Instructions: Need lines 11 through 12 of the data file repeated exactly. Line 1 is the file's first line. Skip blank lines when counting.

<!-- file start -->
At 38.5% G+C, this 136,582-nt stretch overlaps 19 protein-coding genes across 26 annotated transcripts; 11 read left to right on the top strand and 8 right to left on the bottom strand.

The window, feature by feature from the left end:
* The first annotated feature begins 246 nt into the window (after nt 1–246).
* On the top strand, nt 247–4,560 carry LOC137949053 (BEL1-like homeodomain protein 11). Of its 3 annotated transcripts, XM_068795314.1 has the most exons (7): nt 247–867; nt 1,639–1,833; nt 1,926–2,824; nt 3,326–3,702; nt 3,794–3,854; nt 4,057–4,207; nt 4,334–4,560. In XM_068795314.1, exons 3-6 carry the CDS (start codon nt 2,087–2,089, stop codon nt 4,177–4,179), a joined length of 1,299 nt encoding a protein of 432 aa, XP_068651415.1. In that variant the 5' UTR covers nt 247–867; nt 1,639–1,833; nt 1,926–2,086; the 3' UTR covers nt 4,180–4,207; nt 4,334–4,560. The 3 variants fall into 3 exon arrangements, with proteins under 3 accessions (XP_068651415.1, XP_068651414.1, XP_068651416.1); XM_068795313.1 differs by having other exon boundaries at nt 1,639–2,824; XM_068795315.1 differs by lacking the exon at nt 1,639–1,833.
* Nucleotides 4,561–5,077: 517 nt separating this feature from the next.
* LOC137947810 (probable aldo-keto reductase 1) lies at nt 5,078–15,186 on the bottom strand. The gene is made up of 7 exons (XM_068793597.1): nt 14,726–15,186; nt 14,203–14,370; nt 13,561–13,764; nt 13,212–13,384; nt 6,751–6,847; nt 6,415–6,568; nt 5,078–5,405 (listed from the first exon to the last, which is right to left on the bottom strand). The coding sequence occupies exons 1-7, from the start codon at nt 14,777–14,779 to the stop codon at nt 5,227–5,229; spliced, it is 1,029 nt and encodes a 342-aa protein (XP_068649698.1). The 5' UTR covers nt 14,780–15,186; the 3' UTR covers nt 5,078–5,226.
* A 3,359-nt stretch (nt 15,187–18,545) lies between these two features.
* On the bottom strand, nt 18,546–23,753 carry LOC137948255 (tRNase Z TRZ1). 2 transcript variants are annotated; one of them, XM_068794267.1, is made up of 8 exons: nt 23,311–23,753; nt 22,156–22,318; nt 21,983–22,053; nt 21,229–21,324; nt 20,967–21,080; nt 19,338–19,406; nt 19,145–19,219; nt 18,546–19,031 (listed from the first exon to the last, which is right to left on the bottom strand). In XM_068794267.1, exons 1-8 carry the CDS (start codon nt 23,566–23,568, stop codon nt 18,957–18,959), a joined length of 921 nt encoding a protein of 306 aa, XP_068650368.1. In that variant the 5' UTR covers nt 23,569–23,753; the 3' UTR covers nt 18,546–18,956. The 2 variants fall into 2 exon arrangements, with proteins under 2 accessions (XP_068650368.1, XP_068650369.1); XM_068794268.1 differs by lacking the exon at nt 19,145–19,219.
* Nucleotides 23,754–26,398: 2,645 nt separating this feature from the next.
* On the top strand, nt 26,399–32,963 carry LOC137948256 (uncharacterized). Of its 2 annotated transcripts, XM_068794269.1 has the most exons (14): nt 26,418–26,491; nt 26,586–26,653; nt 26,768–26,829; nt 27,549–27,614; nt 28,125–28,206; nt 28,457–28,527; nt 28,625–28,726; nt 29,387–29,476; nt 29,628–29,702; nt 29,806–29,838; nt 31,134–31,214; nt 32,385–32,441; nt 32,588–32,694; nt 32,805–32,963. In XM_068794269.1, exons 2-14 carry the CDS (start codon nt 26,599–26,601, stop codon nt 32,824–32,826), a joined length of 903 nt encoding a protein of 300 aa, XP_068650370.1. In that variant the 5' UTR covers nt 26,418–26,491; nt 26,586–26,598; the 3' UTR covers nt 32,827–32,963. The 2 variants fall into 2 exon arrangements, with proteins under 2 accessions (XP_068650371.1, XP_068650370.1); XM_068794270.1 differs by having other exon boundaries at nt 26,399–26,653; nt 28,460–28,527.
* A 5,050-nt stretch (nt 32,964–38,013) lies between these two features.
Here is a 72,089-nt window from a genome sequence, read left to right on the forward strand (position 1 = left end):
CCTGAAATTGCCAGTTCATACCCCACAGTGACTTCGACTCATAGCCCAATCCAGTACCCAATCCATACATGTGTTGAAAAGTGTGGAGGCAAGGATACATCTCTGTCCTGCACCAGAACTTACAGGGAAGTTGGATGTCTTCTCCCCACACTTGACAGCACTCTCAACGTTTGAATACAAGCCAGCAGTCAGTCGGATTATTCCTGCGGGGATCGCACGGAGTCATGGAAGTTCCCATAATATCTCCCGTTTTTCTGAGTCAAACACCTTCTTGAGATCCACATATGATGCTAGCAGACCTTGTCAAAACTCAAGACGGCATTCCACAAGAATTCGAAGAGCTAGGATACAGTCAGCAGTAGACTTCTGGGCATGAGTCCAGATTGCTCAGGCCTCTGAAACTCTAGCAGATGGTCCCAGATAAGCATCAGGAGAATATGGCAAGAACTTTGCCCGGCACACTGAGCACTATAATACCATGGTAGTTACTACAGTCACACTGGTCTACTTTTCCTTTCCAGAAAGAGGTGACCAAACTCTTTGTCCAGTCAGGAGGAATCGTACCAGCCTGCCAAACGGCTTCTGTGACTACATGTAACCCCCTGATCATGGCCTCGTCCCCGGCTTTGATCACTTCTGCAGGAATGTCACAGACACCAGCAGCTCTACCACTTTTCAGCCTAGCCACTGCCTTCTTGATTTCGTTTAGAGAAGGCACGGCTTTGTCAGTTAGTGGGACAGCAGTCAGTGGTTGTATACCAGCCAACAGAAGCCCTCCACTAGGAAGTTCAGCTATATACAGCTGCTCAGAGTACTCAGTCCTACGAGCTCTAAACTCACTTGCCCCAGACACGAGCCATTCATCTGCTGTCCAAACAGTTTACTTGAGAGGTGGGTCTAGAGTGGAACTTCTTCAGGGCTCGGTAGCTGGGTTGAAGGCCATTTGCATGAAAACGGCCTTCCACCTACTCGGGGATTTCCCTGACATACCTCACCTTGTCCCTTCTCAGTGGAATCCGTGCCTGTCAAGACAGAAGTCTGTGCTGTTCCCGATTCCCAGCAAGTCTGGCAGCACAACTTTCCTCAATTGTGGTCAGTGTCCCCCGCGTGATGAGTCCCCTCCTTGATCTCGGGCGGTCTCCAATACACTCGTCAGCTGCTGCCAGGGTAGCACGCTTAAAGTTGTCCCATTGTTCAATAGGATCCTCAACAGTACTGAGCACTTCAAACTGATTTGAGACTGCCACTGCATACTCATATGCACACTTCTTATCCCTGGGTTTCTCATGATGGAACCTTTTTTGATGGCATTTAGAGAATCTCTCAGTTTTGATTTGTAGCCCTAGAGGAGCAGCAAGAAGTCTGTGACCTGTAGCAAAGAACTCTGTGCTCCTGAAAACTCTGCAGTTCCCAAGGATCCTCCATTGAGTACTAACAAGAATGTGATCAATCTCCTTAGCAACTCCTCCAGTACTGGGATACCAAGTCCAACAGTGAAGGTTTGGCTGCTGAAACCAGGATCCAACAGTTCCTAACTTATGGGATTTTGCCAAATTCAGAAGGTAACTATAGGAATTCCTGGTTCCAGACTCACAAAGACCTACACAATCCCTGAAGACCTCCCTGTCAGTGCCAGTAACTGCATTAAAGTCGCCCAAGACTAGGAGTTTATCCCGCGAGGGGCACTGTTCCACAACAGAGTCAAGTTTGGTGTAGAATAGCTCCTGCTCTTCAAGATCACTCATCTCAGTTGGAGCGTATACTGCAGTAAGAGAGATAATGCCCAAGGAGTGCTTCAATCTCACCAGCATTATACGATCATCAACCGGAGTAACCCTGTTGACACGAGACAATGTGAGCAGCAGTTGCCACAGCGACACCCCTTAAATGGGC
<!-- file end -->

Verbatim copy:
* A 5,050-nt stretch (nt 32,964–38,013) lies between these two features.
Here is a 72,089-nt window from a genome sequence, read left to right on the forward strand (position 1 = left end):